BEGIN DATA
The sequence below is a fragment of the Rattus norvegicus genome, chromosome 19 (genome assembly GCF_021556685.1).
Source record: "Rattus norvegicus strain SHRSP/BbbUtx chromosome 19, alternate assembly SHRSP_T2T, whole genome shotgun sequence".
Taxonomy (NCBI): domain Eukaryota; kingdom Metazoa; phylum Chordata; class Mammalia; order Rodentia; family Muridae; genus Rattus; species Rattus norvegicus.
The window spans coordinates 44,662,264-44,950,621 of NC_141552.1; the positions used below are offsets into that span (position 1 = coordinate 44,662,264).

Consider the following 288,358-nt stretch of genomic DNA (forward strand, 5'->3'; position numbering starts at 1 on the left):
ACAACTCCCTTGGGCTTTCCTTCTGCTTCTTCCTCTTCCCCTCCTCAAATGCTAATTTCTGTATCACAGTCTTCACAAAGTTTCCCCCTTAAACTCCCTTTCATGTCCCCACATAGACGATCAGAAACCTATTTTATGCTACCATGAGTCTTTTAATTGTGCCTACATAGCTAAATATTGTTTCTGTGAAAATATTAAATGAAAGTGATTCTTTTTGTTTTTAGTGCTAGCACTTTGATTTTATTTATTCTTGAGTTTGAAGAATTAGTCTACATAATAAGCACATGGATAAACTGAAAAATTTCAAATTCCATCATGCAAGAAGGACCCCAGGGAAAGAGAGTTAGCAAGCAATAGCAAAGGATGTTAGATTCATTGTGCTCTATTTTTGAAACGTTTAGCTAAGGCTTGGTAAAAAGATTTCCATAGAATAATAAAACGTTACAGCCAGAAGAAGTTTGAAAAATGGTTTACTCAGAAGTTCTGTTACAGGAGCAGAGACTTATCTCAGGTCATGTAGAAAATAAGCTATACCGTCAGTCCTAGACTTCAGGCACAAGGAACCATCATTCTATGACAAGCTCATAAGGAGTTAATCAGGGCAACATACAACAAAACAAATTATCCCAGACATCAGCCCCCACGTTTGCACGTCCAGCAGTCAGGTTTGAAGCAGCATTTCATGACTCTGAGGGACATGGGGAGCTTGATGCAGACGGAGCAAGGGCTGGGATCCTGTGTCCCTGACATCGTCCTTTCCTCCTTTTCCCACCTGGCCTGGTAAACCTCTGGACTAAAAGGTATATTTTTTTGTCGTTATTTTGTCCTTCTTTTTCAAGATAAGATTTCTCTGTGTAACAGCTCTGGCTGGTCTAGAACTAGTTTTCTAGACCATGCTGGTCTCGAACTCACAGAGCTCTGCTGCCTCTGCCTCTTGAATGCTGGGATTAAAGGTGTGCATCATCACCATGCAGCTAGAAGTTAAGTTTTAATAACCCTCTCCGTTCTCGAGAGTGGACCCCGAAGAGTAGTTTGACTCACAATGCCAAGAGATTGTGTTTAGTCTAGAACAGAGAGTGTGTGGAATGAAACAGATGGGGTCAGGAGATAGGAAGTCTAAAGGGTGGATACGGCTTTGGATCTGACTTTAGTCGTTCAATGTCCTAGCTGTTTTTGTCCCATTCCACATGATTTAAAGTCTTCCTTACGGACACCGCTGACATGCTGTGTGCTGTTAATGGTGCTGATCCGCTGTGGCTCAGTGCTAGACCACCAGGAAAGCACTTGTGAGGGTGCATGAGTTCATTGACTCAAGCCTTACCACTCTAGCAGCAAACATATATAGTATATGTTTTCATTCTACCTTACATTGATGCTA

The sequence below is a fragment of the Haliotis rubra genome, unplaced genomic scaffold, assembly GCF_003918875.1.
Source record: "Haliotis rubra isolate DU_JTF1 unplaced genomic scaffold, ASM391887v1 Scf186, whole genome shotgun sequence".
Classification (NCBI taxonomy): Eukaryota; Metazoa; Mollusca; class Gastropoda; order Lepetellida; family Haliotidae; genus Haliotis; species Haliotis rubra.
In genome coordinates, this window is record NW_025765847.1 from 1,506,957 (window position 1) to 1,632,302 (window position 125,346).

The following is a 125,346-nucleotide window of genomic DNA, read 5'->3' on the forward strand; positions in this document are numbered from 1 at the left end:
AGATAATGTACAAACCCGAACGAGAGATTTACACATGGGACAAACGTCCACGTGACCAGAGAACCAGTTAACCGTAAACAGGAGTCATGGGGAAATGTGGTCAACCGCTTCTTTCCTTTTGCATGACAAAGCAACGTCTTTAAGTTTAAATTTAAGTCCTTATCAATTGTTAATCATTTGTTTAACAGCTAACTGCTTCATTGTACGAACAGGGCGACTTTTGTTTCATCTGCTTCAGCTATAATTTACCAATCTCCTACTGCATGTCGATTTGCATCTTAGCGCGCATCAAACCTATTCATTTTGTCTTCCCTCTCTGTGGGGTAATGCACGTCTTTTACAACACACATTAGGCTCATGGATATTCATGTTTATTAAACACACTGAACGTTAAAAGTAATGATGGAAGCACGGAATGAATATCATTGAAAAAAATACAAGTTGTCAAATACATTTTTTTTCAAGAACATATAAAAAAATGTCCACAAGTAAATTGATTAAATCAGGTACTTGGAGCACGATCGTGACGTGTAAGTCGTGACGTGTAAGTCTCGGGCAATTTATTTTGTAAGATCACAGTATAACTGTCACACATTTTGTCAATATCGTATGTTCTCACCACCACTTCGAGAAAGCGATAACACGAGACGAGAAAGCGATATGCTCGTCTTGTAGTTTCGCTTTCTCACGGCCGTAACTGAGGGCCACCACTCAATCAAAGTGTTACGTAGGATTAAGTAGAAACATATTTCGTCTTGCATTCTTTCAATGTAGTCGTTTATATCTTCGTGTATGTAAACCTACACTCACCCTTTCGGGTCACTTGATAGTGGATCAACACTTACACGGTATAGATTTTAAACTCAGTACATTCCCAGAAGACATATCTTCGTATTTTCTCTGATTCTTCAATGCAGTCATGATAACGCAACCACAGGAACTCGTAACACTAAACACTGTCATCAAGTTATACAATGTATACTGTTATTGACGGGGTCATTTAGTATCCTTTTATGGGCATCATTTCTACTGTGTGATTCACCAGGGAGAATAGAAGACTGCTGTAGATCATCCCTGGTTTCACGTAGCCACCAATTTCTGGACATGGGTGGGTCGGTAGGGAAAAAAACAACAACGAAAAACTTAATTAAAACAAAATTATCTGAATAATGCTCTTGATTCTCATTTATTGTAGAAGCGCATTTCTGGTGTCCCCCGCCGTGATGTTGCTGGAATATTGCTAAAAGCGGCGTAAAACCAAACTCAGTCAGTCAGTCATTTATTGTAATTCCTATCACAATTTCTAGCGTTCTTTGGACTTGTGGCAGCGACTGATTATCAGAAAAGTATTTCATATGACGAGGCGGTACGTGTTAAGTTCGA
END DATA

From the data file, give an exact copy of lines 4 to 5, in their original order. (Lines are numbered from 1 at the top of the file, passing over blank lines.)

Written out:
The window spans coordinates 44,662,264-44,950,621 of NC_141552.1; the positions used below are offsets into that span (position 1 = coordinate 44,662,264).

Consider the following 288,358-nt stretch of genomic DNA (forward strand, 5'->3'; position numbering starts at 1 on the left):